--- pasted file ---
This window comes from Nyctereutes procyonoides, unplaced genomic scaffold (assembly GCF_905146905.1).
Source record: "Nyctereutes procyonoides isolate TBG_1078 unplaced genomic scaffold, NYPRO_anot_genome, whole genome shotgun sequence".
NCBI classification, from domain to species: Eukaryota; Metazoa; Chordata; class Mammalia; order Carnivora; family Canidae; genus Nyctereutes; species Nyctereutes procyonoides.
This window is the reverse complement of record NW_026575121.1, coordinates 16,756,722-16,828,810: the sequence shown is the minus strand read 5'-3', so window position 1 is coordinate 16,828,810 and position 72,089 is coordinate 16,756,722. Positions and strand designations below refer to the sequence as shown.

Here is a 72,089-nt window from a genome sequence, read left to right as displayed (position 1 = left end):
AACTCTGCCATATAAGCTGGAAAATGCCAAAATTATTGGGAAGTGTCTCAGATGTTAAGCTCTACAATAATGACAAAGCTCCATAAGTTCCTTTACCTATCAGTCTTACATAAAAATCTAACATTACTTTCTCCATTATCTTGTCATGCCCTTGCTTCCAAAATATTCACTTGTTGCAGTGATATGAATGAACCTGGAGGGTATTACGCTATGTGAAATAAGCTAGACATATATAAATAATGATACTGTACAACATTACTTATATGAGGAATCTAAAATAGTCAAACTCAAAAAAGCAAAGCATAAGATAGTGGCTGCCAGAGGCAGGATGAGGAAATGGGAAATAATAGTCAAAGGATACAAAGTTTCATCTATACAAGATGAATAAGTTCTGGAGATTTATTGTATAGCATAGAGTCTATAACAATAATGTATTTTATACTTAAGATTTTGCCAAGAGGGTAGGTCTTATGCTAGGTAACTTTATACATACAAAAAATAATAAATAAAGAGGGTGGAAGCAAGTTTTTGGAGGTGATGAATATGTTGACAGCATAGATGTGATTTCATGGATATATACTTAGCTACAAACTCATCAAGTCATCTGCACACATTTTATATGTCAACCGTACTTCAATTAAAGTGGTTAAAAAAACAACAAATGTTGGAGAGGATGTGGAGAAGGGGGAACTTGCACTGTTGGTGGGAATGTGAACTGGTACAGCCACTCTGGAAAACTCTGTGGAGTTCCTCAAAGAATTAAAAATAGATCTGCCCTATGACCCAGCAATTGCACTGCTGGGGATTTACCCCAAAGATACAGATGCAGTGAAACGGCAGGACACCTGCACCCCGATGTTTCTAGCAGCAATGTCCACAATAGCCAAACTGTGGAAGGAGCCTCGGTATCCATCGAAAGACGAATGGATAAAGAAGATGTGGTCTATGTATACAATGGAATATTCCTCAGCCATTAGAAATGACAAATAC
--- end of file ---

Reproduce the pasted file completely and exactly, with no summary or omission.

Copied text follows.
This window comes from Nyctereutes procyonoides, unplaced genomic scaffold (assembly GCF_905146905.1).
Source record: "Nyctereutes procyonoides isolate TBG_1078 unplaced genomic scaffold, NYPRO_anot_genome, whole genome shotgun sequence".
NCBI classification, from domain to species: Eukaryota; Metazoa; Chordata; class Mammalia; order Carnivora; family Canidae; genus Nyctereutes; species Nyctereutes procyonoides.
This window is the reverse complement of record NW_026575121.1, coordinates 16,756,722-16,828,810: the sequence shown is the minus strand read 5'-3', so window position 1 is coordinate 16,828,810 and position 72,089 is coordinate 16,756,722. Positions and strand designations below refer to the sequence as shown.

Here is a 72,089-nt window from a genome sequence, read left to right as displayed (position 1 = left end):
AACTCTGCCATATAAGCTGGAAAATGCCAAAATTATTGGGAAGTGTCTCAGATGTTAAGCTCTACAATAATGACAAAGCTCCATAAGTTCCTTTACCTATCAGTCTTACATAAAAATCTAACATTACTTTCTCCATTATCTTGTCATGCCCTTGCTTCCAAAATATTCACTTGTTGCAGTGATATGAATGAACCTGGAGGGTATTACGCTATGTGAAATAAGCTAGACATATATAAATAATGATACTGTACAACATTACTTATATGAGGAATCTAAAATAGTCAAACTCAAAAAAGCAAAGCATAAGATAGTGGCTGCCAGAGGCAGGATGAGGAAATGGGAAATAATAGTCAAAGGATACAAAGTTTCATCTATACAAGATGAATAAGTTCTGGAGATTTATTGTATAGCATAGAGTCTATAACAATAATGTATTTTATACTTAAGATTTTGCCAAGAGGGTAGGTCTTATGCTAGGTAACTTTATACATACAAAAAATAATAAATAAAGAGGGTGGAAGCAAGTTTTTGGAGGTGATGAATATGTTGACAGCATAGATGTGATTTCATGGATATATACTTAGCTACAAACTCATCAAGTCATCTGCACACATTTTATATGTCAACCGTACTTCAATTAAAGTGGTTAAAAAAACAACAAATGTTGGAGAGGATGTGGAGAAGGGGGAACTTGCACTGTTGGTGGGAATGTGAACTGGTACAGCCACTCTGGAAAACTCTGTGGAGTTCCTCAAAGAATTAAAAATAGATCTGCCCTATGACCCAGCAATTGCACTGCTGGGGATTTACCCCAAAGATACAGATGCAGTGAAACGGCAGGACACCTGCACCCCGATGTTTCTAGCAGCAATGTCCACAATAGCCAAACTGTGGAAGGAGCCTCGGTATCCATCGAAAGACGAATGGATAAAGAAGATGTGGTCTATGTATACAATGGAATATTCCTCAGCCATTAGAAATGACAAATAC